Rear: I'm running Lunacycle's little red hardwired LED taillight on my left seatstay, along with a battery-powered flashing red LED light on my rear rack, for uber-redundancy purposes.

              Front: Lunacycle was out of headlights when I ordered my kit, so I bought a generic hardwired ebike headlight (4 white LEDs) on fleabay for about $4.50. It shipped from Hong Kong and took over a month to get here, but fortunately we were still on Daylight Savings Time when it arrived. <sigh>

              I'm using a Lunacycle Mighty Mini battery with an XT60 connector for charging and an XT90 connector for discharging.

              To hook everything up, I bought two female XT60 connectors with pigtails and an XT60 splitter parallel connector on Fleabay.

              I wired each pigtail connector to the wires on my lights using butt splice crimp connectors and heatshrink tubing. I plugged the two lights into the male side of the splitter and ziptied everything into place.

              My headlight doesn't have a switch, so I turn the lights on and off by connecting/disconnecting the splitter thing with the charge connector on my battery. On longer trips, if my battery gets too low to run the motor I can switch to a second battery and the first battery still has enough power for the lights.

              The headlight I got is plenty bright. Part of my commute goes along some poorly maintained bike paths and a service road in Golden Gate Park where there are no lights or cars around. At night it is awfully damn DARK. I have no trouble dodging all the bumps and potholes and mud puddles.
              I am using Comic Sans ironically here


                I run bright Cygolite front and rear lights, using them in daytime flashing modes for good visibility in daylight conditions. However I rely more on road/lane positioning for visibility than I do for lights. I'm not sure which interchange in Albuquerque the OP is referring to, but this video shows my method for going through an interstate interchange. The key is to use the lane that best serves your destination. Don't find yourself stuck at the road edge with nowhere to go.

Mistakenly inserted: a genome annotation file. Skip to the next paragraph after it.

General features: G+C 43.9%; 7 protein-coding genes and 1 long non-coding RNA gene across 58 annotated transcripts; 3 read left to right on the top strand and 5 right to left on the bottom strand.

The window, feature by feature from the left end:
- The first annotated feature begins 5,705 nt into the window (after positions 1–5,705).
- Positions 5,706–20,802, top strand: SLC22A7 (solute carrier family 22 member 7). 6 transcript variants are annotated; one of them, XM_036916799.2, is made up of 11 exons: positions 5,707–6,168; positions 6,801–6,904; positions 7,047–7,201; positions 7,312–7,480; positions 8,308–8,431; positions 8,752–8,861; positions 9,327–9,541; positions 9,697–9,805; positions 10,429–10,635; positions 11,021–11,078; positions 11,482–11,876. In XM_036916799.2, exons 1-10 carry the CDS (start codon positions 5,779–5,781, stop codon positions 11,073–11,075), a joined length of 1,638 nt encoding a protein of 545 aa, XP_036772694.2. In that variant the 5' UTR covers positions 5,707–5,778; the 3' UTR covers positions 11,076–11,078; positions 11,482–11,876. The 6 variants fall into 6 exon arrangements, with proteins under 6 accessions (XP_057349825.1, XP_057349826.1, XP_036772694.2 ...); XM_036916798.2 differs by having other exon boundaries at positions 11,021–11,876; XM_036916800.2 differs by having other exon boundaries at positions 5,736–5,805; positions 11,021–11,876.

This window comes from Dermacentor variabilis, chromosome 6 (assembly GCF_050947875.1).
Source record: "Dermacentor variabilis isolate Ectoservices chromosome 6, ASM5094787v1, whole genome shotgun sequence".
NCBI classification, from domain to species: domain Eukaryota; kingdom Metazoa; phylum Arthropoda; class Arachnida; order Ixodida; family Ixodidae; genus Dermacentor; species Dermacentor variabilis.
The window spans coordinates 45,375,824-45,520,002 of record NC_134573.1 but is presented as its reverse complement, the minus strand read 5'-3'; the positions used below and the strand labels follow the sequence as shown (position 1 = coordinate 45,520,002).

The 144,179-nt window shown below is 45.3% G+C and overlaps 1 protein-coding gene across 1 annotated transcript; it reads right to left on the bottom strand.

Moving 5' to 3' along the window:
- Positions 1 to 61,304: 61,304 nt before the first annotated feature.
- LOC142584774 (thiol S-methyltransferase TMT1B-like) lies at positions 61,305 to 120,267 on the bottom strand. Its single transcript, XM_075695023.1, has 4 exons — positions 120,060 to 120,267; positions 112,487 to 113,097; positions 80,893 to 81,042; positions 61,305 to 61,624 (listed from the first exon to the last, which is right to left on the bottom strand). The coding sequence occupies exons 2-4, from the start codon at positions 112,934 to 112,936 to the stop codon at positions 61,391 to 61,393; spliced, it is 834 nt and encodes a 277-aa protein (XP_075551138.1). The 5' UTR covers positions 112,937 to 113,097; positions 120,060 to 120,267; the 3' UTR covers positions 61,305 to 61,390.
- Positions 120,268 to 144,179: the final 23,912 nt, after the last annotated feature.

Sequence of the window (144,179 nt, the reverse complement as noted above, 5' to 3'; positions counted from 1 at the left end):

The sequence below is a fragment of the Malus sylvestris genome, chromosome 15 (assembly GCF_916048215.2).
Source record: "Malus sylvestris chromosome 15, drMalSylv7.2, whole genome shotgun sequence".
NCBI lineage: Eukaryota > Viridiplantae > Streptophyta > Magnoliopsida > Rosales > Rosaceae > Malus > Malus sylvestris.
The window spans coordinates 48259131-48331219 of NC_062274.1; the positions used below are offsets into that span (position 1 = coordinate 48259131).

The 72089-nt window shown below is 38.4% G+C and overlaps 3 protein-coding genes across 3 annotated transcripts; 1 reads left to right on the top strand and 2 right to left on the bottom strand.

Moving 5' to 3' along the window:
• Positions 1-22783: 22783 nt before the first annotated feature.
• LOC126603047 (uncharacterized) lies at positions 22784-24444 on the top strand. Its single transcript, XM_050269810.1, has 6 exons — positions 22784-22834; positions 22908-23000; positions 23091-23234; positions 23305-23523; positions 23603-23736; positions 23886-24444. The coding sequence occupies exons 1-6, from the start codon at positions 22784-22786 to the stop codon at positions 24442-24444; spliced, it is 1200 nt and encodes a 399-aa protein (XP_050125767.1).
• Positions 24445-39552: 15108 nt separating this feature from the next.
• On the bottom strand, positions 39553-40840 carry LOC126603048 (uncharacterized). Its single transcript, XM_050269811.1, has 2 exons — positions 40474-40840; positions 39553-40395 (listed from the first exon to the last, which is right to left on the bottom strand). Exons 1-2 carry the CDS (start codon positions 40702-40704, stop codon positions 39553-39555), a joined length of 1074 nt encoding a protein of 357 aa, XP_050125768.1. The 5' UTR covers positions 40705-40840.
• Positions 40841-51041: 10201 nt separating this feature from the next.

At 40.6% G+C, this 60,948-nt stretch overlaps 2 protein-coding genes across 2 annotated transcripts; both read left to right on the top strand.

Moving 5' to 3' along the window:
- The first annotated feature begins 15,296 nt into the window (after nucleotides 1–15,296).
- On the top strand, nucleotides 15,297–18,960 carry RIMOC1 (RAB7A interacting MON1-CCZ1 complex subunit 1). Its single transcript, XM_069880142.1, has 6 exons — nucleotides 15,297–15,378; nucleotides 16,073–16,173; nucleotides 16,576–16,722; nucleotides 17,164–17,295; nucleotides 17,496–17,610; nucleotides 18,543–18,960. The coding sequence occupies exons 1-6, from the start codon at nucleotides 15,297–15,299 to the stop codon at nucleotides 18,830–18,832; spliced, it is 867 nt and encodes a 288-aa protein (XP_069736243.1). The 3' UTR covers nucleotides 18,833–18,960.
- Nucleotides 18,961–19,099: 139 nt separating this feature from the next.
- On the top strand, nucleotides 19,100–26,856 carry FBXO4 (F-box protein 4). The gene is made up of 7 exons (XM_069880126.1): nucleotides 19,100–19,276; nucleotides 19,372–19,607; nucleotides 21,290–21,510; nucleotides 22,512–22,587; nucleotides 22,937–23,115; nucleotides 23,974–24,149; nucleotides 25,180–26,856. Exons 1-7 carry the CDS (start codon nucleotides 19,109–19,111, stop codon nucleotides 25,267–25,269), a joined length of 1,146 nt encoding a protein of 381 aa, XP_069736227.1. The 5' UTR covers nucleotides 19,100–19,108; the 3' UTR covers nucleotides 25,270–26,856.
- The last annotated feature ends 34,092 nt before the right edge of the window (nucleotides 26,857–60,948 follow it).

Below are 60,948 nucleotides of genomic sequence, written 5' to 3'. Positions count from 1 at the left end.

One of the techniques taught by CyclingSavvy is "destination-based lane positioning", that is, use the lane (and the position in the lane) based on where you...


                  I got a rechargeable light from Amazon , it's quite worth the price. I happened to see a review video on Youtube and decided to buy it ,, you can also watch the video first before buying, to see if it can meet your requirement. I especially like the red rear light... Makes riding very safe.


                    Oculus Lights - Best and Brightest - bike light, Oculus, 3000 lumen, 1800, lumen, flashlight, patented optics, everywhere you need light,Oculus, headlight, headlamp, flashlight, 1800 lumen, bicycle light, bike lights, bike lighting, home, See and be seen,

                    Someone I know on a car discussion group designed these. He is a cyclist in the bay area looking for more light.


                      I use Nightrider off road headlights. I have a few of them,350 lumen, 650 lumen, and 750 lumen. A charge usually lasts as long as my battery. I use them on low, or strobe for daytime. They need to be aimed down to avoid blinding drivers. The older ones had a very agressive strobe that trail riders complained about. The new ones have slowed it down. For commuting I prefer the older more agressive ones. Harder to ignore.
                      I also run an Air Zounds air horn. Even harder to ignore. They're intended for trail riding at night. They're an actual headlight you can see things with. Metal construction, and water proof.
                      I wear a 2nd one on my helmet and use it where ther's no traffic, and no street lights. It lets you see around corners. But it's just for backup most of the time.
                      Last edited by Retrorockit; 10-08-2018, 07:25 PM.